Tag Archives: happiness

Story Day 16 — The Little Girl Santa Claus Didn’t Know

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I guess it’s OK to just post a cute story.  Not one that has a lot of significance….but a cute story full of hopes and dreams.  If only wishes could come true so easily!  Then again….. many other beloved Christmas stories are similar to this!

I hope you enjoy it!

THE LITTLE GIRL SANTA CLAUS DIDN’T KNOWsanta-claus

A poor woman wandered through the city streets on a cold and miserable winter evening. She was expecting a baby and about to give birth. Each step brought her closer to that moment. Eventually she had to squat down behind some dustbins. If you had been there you would shortly afterwards have heard the baby’s first cry. But of course you weren’t there, for little Maria was born on Christmas Eve. At that time you were probably waiting impatiently for Santa Claus to knock on your door.

The poor woman wrapped her baby tightly in a shawl to protect her from the cold wind. She looked down at her, smiled and carried her gently to some cardboard boxes where she lived. No doubt you think that Santa Claus should have given Maria a present, but he had never heard of the poor woman and no one had told him that a tiny child had been born that Christmas Eve. No one in the whole city knew her or that she was expecting a baby. Santa Claus landed Rudolf the reindeer and his sleigh in the town square.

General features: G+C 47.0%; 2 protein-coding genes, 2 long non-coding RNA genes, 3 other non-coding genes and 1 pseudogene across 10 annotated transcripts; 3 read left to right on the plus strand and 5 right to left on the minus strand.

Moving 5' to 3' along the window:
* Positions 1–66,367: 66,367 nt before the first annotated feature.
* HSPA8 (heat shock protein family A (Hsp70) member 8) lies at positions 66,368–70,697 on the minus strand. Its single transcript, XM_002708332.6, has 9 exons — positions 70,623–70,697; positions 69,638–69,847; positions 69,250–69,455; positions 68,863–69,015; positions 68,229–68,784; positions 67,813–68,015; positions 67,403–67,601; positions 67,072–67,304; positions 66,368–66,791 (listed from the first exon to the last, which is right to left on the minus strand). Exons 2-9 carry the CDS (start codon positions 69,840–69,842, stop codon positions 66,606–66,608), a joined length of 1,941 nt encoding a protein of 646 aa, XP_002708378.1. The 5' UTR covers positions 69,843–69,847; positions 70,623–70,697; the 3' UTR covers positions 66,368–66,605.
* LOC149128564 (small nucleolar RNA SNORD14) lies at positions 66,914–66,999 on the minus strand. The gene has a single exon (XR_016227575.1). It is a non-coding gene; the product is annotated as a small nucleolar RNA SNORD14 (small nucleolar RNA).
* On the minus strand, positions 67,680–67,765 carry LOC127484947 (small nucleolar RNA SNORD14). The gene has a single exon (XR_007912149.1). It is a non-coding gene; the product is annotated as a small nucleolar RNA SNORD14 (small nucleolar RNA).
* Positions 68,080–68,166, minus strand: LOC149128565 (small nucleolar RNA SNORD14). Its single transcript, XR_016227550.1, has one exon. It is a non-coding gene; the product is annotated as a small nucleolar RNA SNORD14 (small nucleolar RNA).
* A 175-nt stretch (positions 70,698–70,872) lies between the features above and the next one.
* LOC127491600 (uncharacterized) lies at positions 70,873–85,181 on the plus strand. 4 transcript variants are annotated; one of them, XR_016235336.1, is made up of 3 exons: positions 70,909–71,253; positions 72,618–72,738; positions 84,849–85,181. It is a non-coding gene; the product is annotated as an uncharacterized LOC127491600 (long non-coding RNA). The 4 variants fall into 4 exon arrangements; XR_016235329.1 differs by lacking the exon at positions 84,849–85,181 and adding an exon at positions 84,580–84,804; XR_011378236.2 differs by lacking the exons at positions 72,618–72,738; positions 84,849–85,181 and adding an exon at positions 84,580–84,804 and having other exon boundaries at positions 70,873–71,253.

He consulted his big book of names, and went from door to door handing out presents. On his way he passed by the cardboard boxes where the poor woman lay with her new-born child. He thought he heard a baby cry but could see no one. To be quite certain he consulted his book again, but there was no mention of a child living there. “It’s just my imagination,” he thought, and continued through the city with his gifts for the children.

Maria turned 1, 2 and 3 years and still Santa Claus knew nothing about her. She lived with her mother, and all they had to eat were the scraps of food they could find in the dustbins. They were badly clothed, in hardly more than rags, and very poor. At night they still lay under their cardboard boxes as they had no real house to live in.

By the time Maria turned 4 and Christmas Eve came around once again she realised something was wrong. They sat in their cardboard house and watched as Santa Claus landed in the nearby street. Santa took a large sack of presents and went from door to door with gifts for the children, but he didn’t come to her.

Maria turned to her mother and asked “Mummy, why don’t I get Christmas presents like the other children?” Her mother did not know. “Perhaps it’s because we are so poor,” she replied stroking Maria’s hair consolingly. “Didn’t you get presents when you were little?” she asked. “No,” her mother said, “I was never given any presents either. Maria thought this most unfair. She glanced across at Santa’s sleigh and wondered whether she should run across to it and wait there until he returned. Then she would say to him “Here I am Santa Claus, why don’t I get presents like all the other children?”Yes, that’s what she would do!